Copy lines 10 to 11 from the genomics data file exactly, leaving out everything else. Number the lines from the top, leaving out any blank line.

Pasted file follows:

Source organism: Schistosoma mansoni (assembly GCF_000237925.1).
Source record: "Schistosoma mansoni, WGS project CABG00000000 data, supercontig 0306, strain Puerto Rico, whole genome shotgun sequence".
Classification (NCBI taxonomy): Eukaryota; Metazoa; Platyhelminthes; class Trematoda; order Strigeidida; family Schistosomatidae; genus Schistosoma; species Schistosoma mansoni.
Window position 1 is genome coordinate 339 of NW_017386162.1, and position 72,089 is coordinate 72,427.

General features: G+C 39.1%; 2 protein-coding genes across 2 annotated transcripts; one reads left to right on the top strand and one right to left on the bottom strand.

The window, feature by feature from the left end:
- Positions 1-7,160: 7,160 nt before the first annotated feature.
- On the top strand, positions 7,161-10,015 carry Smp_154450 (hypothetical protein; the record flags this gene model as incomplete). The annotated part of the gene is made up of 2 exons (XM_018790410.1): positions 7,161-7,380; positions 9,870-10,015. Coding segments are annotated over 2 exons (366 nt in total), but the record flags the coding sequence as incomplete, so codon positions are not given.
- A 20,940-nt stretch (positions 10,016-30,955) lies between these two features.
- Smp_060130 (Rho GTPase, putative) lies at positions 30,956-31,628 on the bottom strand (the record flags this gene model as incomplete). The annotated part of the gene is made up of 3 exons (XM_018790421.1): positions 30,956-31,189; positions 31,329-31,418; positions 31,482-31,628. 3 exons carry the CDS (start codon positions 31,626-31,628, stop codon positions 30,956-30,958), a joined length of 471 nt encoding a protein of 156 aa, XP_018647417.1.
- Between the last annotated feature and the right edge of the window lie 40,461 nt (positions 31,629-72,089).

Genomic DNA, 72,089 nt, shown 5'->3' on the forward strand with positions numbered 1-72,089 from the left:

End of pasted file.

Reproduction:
- Smp_060130 (Rho GTPase, putative) lies at positions 30,956-31,628 on the bottom strand (the record flags this gene model as incomplete). The annotated part of the gene is made up of 3 exons (XM_018790421.1): positions 30,956-31,189; positions 31,329-31,418; positions 31,482-31,628. 3 exons carry the CDS (start codon positions 31,626-31,628, stop codon positions 30,956-30,958), a joined length of 471 nt encoding a protein of 156 aa, XP_018647417.1.
- Between the last annotated feature and the right edge of the window lie 40,461 nt (positions 31,629-72,089).